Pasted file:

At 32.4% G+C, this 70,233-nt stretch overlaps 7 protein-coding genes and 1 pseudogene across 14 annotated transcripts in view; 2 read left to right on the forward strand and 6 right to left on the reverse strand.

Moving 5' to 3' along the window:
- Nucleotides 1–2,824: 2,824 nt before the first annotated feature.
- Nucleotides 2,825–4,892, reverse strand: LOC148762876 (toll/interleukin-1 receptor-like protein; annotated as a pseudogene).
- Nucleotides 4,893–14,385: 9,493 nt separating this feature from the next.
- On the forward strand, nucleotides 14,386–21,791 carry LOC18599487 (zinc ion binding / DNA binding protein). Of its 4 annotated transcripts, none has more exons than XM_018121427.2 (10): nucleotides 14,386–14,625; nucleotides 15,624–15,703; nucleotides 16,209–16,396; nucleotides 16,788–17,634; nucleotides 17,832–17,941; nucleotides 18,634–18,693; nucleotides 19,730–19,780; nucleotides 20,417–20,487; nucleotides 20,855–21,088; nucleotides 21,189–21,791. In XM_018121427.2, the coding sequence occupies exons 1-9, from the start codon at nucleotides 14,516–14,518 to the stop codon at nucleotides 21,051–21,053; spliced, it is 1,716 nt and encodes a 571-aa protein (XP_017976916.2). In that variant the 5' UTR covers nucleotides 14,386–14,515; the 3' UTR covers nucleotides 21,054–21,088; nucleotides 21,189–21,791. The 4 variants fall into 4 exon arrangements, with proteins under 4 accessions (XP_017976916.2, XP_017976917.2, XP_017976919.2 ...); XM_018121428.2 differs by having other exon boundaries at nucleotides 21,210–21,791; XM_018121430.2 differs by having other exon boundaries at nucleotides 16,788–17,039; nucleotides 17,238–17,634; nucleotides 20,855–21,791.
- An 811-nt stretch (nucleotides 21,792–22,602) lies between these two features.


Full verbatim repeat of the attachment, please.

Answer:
At 32.4% G+C, this 70,233-nt stretch overlaps 7 protein-coding genes and 1 pseudogene across 14 annotated transcripts in view; 2 read left to right on the forward strand and 6 right to left on the reverse strand.

Moving 5' to 3' along the window:
- Nucleotides 1–2,824: 2,824 nt before the first annotated feature.
- Nucleotides 2,825–4,892, reverse strand: LOC148762876 (toll/interleukin-1 receptor-like protein; annotated as a pseudogene).
- Nucleotides 4,893–14,385: 9,493 nt separating this feature from the next.
- On the forward strand, nucleotides 14,386–21,791 carry LOC18599487 (zinc ion binding / DNA binding protein). Of its 4 annotated transcripts, none has more exons than XM_018121427.2 (10): nucleotides 14,386–14,625; nucleotides 15,624–15,703; nucleotides 16,209–16,396; nucleotides 16,788–17,634; nucleotides 17,832–17,941; nucleotides 18,634–18,693; nucleotides 19,730–19,780; nucleotides 20,417–20,487; nucleotides 20,855–21,088; nucleotides 21,189–21,791. In XM_018121427.2, the coding sequence occupies exons 1-9, from the start codon at nucleotides 14,516–14,518 to the stop codon at nucleotides 21,051–21,053; spliced, it is 1,716 nt and encodes a 571-aa protein (XP_017976916.2). In that variant the 5' UTR covers nucleotides 14,386–14,515; the 3' UTR covers nucleotides 21,054–21,088; nucleotides 21,189–21,791. The 4 variants fall into 4 exon arrangements, with proteins under 4 accessions (XP_017976916.2, XP_017976917.2, XP_017976919.2 ...); XM_018121428.2 differs by having other exon boundaries at nucleotides 21,210–21,791; XM_018121430.2 differs by having other exon boundaries at nucleotides 16,788–17,039; nucleotides 17,238–17,634; nucleotides 20,855–21,791.
- An 811-nt stretch (nucleotides 21,792–22,602) lies between these two features.